You ask two questions, (1) whether it is beneficial to think in a logically consistent manner, and (2) whether it is always beneficial to think in a logically consistent manner. To answer these, we have to take a look at two different aspects of thinking.
First aspect: Belief Systems
Regarding your beliefs, I would say the answers are Yes to (1) and No to (2). It is generally beneficial to have consistent beliefs and as a rational animal you strife to eliminate inconsistencies by further thinking, experimentation, belief revision, and so on. It would not be beneficial to always have consistent beliefs (and also not be possible, because people make mistakes), because you aggregate beliefs and form knowledge from various different sources: perception, your own thinking, and other people by testimony. At least for the latter, it is beneficial to keep track of possibly inconsistent information in order to evaluate it later. It would be harmful to immediately revise all your beliefs in light of contradicting evidence or ignore contradicting evidence in order to forcefully maintain a consistent belief system.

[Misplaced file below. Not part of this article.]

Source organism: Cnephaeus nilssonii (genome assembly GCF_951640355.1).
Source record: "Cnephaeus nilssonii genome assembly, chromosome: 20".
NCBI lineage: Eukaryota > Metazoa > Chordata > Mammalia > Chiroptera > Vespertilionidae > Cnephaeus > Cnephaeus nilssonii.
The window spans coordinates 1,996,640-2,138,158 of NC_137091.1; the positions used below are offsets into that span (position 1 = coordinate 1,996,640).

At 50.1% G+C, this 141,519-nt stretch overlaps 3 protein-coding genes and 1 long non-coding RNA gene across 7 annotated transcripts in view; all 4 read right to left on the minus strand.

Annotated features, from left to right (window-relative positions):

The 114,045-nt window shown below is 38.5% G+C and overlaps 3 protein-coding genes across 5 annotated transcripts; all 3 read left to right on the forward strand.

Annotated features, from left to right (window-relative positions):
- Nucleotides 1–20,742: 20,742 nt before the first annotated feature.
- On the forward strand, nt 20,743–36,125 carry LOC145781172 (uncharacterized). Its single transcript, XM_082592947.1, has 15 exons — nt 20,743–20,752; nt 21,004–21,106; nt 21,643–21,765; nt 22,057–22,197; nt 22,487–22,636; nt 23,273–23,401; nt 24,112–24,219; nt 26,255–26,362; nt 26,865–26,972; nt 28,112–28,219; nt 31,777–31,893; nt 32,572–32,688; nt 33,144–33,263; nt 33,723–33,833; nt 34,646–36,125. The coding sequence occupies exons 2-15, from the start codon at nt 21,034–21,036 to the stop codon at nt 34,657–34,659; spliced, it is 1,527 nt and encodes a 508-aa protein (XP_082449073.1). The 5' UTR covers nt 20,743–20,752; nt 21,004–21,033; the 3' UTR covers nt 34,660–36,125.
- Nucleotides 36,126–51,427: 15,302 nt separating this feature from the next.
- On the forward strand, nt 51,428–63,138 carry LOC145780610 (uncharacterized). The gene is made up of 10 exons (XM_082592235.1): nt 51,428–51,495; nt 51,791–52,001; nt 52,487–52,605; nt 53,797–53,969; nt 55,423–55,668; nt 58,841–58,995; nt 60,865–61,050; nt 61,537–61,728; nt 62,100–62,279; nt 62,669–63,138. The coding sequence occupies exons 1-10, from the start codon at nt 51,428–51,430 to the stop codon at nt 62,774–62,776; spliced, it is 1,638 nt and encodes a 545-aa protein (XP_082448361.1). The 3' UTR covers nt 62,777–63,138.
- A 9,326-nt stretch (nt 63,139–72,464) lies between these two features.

Second aspect: Drawing Inferences
Here again the answer is Yes to (1) and No to (2), but for different reasons. First of all, not all inferences are logical in the narrow sense of being 'deductive' (as in classical logic). You also need to make inductive inferences and possibly abductive inferences, where it must be mentioned that the existence and justificatory status of abduction is highly controversial. These are not logical in the narrow sense but the have been studied by philosophers, logicians, computer scientists and mathematicians in great detail, too. Secondly, there are general complexity considerations that speak against the view that one can or ought to always make perfect deductive or inductive inferences. With an increasing number of variables and background assumptions deductive and inductive inferences become computationally intractable. You'd be paralyzed by your inferential processes, which would take too much time to complete. Instead, humans make a lot of heuristic shortcuts, which only work sometimes and lead to erroneous results in other cases (cognitive biases). In computer programming, shortcuts are also used, or alternatively incorrect simplifying assumptions are made. (For example, for a Bayesian network to become tractable you need to make strong assumptions about the independence of random variables which are rarely fully justified.)
Bottomline: No, logical thinking is not always beneficial, but it is so most of the time - at least if time permits.